Blackbelt Andersen: Blackbelt Andersen
Full Pupp

Having been thoroughly won over in late 2008 by Full Pupp's Greatest Tits Vol. 1 compilation, I was hoping I'd be just as impressed by Daniel “Blackbelt” Andersen's eponymous debut album—and I am. That the material's excellent won't come as news to those who've already sampled the five cuts that already appeared as singles on the Claremont 56 and Norway-based Full Pupp labels, but for many the ten-track CD will be their first exposure to this recent addition to Prins Thomas's roster. A major presence in the Norway dance music scene, Anderson's also apparently well known for his deep love of death metal but you won't hear any of that here. Instead, Blackbelt Andersen serves up an ultra-tasty smorgasbord of synthesizer-heavy dance music that's heavily indebted to Detroit techno and Giorgio Moroder-styled disco.

Assembled into a non-stop travelogue, the seventy-four-minute collection opens rather unassumingly with “Lørdag Del 1,” a bucolic overture which spotlights Andersen's clear affection for bright analog synthesizer sounds. Gentle washes unfurl while synth squeals dart in multiple directions and an anchoring bass pattern pulsates in vintage kosmische musik fashion. It's a promising start but nowhere near as spectacular as the space-funk anthem that follows, “Søndag,” which tops off its arpeggiated bass line, slinky disco hi-hats, and spacey synthesizers with cowbell. “Sirup” spices up its samba-tinged acid-house with Latin percussion (congas, cymbals) while “Nattmanøver,” “Ditråit,” “Sandoz,” and “November” spread creamy keyboards over pulsating bases that are as blissful as a summer day. Judging by the interplanetary whooshes and shimmering synth stabs that billow across its “I Feel Love” bass line, “Kuk Av Stål” certainly sounds as if it's setting its controls for the heart of the sun. If there's anything Anderson might want to consider for the next go-round, it would be to rein in his tendency to let tracks stretch out to excess (many run longer than seven minutes and two stretch out for nine and ten minutes). There's little to complain about otherwise. Call it “cosmic disco,” “space funk,” the “ Oslo sound,” “Scandinavian disco,” or whatever else you like. Labels don't matter when music's this splendid.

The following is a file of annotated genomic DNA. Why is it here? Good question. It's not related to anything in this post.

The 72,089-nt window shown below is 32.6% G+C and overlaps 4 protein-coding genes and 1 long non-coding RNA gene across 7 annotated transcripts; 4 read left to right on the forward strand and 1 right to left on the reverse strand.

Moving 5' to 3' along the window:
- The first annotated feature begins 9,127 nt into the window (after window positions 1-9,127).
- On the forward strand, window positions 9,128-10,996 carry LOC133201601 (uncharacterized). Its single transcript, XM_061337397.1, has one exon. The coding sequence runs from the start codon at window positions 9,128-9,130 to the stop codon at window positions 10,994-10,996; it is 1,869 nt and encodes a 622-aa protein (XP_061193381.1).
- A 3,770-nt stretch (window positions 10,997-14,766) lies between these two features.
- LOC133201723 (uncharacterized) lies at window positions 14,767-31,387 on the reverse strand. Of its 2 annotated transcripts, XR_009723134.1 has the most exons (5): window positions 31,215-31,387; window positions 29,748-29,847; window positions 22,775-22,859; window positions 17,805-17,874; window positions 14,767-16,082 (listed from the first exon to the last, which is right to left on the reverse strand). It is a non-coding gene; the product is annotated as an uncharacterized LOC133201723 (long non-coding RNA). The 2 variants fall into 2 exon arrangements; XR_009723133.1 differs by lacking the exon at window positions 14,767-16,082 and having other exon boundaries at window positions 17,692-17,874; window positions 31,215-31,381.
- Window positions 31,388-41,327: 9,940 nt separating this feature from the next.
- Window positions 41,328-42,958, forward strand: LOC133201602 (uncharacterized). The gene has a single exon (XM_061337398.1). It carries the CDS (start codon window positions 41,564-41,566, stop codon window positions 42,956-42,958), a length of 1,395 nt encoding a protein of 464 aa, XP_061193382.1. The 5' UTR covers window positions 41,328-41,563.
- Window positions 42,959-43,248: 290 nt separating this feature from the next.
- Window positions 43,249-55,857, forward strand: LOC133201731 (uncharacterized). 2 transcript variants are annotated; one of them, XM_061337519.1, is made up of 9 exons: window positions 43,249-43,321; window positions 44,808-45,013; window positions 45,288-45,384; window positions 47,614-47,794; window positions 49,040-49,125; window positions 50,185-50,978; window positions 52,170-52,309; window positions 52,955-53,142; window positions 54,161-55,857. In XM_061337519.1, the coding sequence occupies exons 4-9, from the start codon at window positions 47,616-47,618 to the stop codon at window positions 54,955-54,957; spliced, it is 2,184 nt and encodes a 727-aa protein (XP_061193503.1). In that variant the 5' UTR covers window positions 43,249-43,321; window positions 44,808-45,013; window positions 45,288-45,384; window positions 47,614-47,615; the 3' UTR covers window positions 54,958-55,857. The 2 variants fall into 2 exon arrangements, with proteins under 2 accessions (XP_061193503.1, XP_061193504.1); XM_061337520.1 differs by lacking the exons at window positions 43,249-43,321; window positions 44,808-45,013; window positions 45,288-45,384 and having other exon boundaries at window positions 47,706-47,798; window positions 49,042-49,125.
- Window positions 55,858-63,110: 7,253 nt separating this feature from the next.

March 2009